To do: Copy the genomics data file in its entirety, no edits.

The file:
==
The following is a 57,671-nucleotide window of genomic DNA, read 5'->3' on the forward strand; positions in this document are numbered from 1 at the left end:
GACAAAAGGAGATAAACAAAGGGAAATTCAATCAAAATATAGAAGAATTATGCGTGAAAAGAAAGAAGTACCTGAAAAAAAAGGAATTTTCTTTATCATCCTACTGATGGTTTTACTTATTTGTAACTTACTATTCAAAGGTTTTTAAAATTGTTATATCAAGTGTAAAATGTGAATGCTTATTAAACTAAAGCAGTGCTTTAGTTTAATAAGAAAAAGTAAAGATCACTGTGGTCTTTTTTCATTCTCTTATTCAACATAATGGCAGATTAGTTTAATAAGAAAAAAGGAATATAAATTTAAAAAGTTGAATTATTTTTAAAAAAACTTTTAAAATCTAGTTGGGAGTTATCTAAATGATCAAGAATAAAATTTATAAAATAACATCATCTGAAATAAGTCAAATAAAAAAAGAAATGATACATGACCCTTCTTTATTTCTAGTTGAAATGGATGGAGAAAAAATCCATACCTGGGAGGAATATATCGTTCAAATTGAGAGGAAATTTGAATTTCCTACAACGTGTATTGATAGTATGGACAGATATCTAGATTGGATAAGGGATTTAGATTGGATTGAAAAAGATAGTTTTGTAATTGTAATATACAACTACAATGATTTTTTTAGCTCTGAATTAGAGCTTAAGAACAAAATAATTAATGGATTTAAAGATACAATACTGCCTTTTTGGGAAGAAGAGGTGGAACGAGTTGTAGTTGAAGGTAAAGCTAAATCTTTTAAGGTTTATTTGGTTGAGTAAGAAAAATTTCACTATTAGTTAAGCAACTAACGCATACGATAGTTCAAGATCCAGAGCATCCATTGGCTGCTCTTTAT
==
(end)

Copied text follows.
The following is a 57,671-nucleotide window of genomic DNA, read 5'->3' on the forward strand; positions in this document are numbered from 1 at the left end:
GACAAAAGGAGATAAACAAAGGGAAATTCAATCAAAATATAGAAGAATTATGCGTGAAAAGAAAGAAGTACCTGAAAAAAAAGGAATTTTCTTTATCATCCTACTGATGGTTTTACTTATTTGTAACTTACTATTCAAAGGTTTTTAAAATTGTTATATCAAGTGTAAAATGTGAATGCTTATTAAACTAAAGCAGTGCTTTAGTTTAATAAGAAAAAGTAAAGATCACTGTGGTCTTTTTTCATTCTCTTATTCAACATAATGGCAGATTAGTTTAATAAGAAAAAAGGAATATAAATTTAAAAAGTTGAATTATTTTTAAAAAAACTTTTAAAATCTAGTTGGGAGTTATCTAAATGATCAAGAATAAAATTTATAAAATAACATCATCTGAAATAAGTCAAATAAAAAAAGAAATGATACATGACCCTTCTTTATTTCTAGTTGAAATGGATGGAGAAAAAATCCATACCTGGGAGGAATATATCGTTCAAATTGAGAGGAAATTTGAATTTCCTACAACGTGTATTGATAGTATGGACAGATATCTAGATTGGATAAGGGATTTAGATTGGATTGAAAAAGATAGTTTTGTAATTGTAATATACAACTACAATGATTTTTTTAGCTCTGAATTAGAGCTTAAGAACAAAATAATTAATGGATTTAAAGATACAATACTGCCTTTTTGGGAAGAAGAGGTGGAACGAGTTGTAGTTGAAGGTAAAGCTAAATCTTTTAAGGTTTATTTGGTTGAGTAAGAAAAATTTCACTATTAGTTAAGCAACTAACGCATACGATAGTTCAAGATCCAGAGCATCCATTGGCTGCTCTTTAT